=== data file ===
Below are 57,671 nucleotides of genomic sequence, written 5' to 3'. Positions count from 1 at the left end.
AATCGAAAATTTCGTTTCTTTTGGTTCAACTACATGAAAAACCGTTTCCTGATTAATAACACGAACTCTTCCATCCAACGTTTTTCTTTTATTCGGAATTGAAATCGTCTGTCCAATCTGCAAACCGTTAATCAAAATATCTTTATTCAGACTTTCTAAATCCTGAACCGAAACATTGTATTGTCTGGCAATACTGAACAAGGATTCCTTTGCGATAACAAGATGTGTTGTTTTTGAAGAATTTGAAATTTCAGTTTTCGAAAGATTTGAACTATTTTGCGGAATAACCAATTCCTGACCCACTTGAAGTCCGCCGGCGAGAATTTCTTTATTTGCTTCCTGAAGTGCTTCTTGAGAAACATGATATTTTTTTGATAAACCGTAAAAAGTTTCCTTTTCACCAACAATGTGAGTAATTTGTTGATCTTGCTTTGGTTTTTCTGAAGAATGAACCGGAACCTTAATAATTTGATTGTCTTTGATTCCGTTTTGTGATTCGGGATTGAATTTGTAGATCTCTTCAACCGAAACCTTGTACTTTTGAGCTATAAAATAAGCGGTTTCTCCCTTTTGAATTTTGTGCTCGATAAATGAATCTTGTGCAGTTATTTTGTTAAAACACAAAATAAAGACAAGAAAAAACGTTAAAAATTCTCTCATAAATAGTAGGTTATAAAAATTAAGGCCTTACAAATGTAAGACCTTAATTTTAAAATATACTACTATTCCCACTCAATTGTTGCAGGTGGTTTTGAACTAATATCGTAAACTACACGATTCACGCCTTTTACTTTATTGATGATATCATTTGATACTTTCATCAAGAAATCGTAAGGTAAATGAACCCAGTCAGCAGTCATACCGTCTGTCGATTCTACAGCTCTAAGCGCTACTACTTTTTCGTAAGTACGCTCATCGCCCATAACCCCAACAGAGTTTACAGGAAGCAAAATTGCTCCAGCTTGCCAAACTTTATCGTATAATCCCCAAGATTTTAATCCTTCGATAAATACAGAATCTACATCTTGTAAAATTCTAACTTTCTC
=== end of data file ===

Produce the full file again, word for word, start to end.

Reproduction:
Below are 57,671 nucleotides of genomic sequence, written 5' to 3'. Positions count from 1 at the left end.
AATCGAAAATTTCGTTTCTTTTGGTTCAACTACATGAAAAACCGTTTCCTGATTAATAACACGAACTCTTCCATCCAACGTTTTTCTTTTATTCGGAATTGAAATCGTCTGTCCAATCTGCAAACCGTTAATCAAAATATCTTTATTCAGACTTTCTAAATCCTGAACCGAAACATTGTATTGTCTGGCAATACTGAACAAGGATTCCTTTGCGATAACAAGATGTGTTGTTTTTGAAGAATTTGAAATTTCAGTTTTCGAAAGATTTGAACTATTTTGCGGAATAACCAATTCCTGACCCACTTGAAGTCCGCCGGCGAGAATTTCTTTATTTGCTTCCTGAAGTGCTTCTTGAGAAACATGATATTTTTTTGATAAACCGTAAAAAGTTTCCTTTTCACCAACAATGTGAGTAATTTGTTGATCTTGCTTTGGTTTTTCTGAAGAATGAACCGGAACCTTAATAATTTGATTGTCTTTGATTCCGTTTTGTGATTCGGGATTGAATTTGTAGATCTCTTCAACCGAAACCTTGTACTTTTGAGCTATAAAATAAGCGGTTTCTCCCTTTTGAATTTTGTGCTCGATAAATGAATCTTGTGCAGTTATTTTGTTAAAACACAAAATAAAGACAAGAAAAAACGTTAAAAATTCTCTCATAAATAGTAGGTTATAAAAATTAAGGCCTTACAAATGTAAGACCTTAATTTTAAAATATACTACTATTCCCACTCAATTGTTGCAGGTGGTTTTGAACTAATATCGTAAACTACACGATTCACGCCTTTTACTTTATTGATGATATCATTTGATACTTTCATCAAGAAATCGTAAGGTAAATGAACCCAGTCAGCAGTCATACCGTCTGTCGATTCTACAGCTCTAAGCGCTACTACTTTTTCGTAAGTACGCTCATCGCCCATAACCCCAACAGAGTTTACAGGAAGCAAAATTGCTCCAGCTTGCCAAACTTTATCGTATAATCCCCAAGATTTTAATCCTTCGATAAATACAGAATCTACATCTTGTAAAATTCTAACTTTCTC